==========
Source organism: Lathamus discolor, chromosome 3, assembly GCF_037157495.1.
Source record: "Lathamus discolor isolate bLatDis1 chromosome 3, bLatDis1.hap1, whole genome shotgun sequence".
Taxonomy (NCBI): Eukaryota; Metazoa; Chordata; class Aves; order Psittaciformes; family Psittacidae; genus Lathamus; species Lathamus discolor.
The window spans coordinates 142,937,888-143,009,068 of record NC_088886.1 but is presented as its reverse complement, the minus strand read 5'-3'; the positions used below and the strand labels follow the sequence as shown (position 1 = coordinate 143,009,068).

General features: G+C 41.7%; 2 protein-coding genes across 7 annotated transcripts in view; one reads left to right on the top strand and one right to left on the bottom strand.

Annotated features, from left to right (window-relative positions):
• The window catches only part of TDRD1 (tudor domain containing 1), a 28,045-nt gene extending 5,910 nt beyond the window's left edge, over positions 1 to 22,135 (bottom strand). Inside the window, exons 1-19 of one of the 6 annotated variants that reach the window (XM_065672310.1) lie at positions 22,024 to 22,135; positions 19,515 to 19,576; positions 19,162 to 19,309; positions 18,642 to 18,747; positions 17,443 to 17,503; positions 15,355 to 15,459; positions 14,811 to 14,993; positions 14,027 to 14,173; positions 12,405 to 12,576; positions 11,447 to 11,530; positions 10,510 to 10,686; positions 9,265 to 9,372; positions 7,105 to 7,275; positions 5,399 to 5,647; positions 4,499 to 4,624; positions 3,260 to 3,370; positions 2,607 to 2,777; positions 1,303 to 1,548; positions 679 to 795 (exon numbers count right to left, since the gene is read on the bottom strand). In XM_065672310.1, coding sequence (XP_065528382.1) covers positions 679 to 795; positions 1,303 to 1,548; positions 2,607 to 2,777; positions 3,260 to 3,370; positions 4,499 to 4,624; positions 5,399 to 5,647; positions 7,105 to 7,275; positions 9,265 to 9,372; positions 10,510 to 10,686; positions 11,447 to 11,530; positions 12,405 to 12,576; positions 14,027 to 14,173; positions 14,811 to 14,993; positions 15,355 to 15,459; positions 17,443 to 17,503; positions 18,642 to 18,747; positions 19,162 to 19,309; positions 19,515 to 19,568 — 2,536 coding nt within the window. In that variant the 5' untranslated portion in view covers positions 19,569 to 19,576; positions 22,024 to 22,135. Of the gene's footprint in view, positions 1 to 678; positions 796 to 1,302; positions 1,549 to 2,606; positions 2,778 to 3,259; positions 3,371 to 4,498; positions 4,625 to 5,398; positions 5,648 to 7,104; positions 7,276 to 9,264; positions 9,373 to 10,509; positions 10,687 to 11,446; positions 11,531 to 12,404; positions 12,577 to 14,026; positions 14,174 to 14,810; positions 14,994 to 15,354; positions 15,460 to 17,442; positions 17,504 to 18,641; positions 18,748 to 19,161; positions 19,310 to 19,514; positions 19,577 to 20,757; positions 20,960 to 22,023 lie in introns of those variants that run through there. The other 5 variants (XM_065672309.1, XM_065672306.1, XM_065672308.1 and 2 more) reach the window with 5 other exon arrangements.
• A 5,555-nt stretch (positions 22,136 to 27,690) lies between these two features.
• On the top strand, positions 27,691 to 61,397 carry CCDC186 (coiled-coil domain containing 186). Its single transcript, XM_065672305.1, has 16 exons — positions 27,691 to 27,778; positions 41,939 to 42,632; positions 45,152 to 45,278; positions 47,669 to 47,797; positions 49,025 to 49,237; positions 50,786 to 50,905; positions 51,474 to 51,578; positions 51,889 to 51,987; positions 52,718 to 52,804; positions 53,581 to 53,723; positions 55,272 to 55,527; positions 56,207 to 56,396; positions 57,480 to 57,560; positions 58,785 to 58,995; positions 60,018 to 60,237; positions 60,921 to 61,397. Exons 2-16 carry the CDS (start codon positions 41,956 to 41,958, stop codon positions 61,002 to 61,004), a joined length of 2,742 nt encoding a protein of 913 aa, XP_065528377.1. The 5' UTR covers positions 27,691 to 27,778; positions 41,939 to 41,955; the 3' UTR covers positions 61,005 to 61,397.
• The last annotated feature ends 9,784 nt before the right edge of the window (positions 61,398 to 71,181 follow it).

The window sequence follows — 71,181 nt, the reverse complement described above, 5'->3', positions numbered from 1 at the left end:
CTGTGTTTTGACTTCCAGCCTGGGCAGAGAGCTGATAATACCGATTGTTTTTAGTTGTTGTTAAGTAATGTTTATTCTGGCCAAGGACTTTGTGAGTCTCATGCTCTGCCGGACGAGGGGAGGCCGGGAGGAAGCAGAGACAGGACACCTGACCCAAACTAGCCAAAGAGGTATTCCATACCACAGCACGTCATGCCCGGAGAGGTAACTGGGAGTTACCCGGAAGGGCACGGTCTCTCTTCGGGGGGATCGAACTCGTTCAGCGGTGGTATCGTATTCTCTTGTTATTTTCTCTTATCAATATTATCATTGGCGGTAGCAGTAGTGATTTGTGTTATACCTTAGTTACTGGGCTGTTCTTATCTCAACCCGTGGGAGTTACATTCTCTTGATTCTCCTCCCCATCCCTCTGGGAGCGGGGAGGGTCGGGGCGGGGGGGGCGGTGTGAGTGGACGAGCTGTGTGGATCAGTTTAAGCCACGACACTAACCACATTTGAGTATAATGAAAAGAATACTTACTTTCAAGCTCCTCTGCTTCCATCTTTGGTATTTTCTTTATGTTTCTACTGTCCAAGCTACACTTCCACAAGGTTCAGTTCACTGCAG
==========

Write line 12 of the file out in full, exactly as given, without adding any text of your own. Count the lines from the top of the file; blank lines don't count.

CTGTGTTTTGACTTCCAGCCTGGGCAGAGAGCTGATAATACCGATTGTTTTTAGTTGTTGTTAAGTAATGTTTATTCTGGCCAAGGACTTTGTGAGTCTCATGCTCTGCCGGACGAGGGGAGGCCGGGAGGAAGCAGAGACAGGACACCTGACCCAAACTAGCCAAAGAGGTATTCCATACCACAGCACGTCATGCCCGGAGAGGTAACTGGGAGTTACCCGGAAGGGCACGGTCTCTCTTCGGGGGGATCGAACTCGTTCAGCGGTGGTATCGTATTCTCTTGTTATTTTCTCTTATCAATATTATCATTGGCGGTAGCAGTAGTGATTTGTGTTATACCTTAGTTACTGGGCTGTTCTTATCTCAACCCGTGGGAGTTACATTCTCTTGATTCTCCTCCCCATCCCTCTGGGAGCGGGGAGGGTCGGGGCGGGGGGGGCGGTGTGAGTGGACGAGCTGTGTGGATCAGTTTAAGCCACGACACTAACCACATTTGAGTATAATGAAAAGAATACTTACTTTCAAGCTCCTCTGCTTCCATCTTTGGTATTTTCTTTATGTTTCTACTGTCCAAGCTACACTTCCACAAGGTTCAGTTCACTGCAG